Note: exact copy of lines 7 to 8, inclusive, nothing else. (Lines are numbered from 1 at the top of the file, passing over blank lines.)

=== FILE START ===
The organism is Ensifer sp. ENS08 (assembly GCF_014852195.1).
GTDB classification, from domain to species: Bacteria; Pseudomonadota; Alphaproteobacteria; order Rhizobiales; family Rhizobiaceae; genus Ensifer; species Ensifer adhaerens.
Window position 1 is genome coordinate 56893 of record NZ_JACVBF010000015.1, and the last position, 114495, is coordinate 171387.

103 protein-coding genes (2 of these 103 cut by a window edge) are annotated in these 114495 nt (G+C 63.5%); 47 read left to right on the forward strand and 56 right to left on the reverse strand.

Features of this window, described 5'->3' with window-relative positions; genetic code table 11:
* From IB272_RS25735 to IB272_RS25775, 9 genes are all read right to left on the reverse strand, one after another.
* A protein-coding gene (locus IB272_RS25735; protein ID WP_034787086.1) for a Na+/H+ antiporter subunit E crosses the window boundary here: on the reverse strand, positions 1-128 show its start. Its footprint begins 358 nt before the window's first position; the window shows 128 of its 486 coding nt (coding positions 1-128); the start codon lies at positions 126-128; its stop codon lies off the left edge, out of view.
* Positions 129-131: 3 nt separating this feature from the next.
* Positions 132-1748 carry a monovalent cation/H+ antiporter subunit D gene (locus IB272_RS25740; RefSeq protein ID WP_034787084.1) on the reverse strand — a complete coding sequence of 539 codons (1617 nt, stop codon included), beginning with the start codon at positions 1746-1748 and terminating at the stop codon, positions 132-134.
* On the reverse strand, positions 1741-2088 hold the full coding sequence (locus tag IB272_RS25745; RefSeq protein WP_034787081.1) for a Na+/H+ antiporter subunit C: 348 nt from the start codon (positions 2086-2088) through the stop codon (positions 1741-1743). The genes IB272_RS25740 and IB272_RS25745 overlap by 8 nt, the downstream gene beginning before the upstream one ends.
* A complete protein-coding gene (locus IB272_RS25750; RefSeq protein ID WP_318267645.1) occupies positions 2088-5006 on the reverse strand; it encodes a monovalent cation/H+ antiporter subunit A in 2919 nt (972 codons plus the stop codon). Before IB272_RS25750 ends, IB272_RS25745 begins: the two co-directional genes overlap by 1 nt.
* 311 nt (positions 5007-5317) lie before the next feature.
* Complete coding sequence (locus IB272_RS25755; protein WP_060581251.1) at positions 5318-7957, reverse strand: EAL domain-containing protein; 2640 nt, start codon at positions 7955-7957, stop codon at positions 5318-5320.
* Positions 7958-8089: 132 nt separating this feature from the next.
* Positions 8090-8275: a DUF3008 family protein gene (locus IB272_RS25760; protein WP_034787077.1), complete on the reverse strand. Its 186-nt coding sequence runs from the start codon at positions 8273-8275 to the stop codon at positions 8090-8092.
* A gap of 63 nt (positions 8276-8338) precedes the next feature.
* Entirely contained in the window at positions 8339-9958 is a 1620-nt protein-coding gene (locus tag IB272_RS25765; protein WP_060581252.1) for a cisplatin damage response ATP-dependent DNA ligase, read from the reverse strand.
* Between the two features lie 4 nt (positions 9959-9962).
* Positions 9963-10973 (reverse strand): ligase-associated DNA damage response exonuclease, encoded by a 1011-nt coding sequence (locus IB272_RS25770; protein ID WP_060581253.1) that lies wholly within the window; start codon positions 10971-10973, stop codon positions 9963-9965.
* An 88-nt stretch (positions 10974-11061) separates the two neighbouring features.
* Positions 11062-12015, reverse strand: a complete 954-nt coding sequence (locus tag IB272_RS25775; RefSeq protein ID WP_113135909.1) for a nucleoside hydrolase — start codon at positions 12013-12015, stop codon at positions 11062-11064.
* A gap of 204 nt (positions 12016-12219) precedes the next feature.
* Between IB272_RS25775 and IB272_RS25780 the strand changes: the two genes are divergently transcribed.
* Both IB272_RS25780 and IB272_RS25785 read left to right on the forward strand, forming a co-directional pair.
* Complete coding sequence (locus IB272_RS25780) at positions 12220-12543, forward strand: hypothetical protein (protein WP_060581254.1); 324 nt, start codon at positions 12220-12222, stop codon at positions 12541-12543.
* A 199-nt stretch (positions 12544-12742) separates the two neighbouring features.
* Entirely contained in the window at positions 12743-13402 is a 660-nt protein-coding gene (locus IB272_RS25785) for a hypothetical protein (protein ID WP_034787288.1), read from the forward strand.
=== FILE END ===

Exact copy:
* A protein-coding gene (locus IB272_RS25735; protein ID WP_034787086.1) for a Na+/H+ antiporter subunit E crosses the window boundary here: on the reverse strand, positions 1-128 show its start. Its footprint begins 358 nt before the window's first position; the window shows 128 of its 486 coding nt (coding positions 1-128); the start codon lies at positions 126-128; its stop codon lies off the left edge, out of view.
* Positions 129-131: 3 nt separating this feature from the next.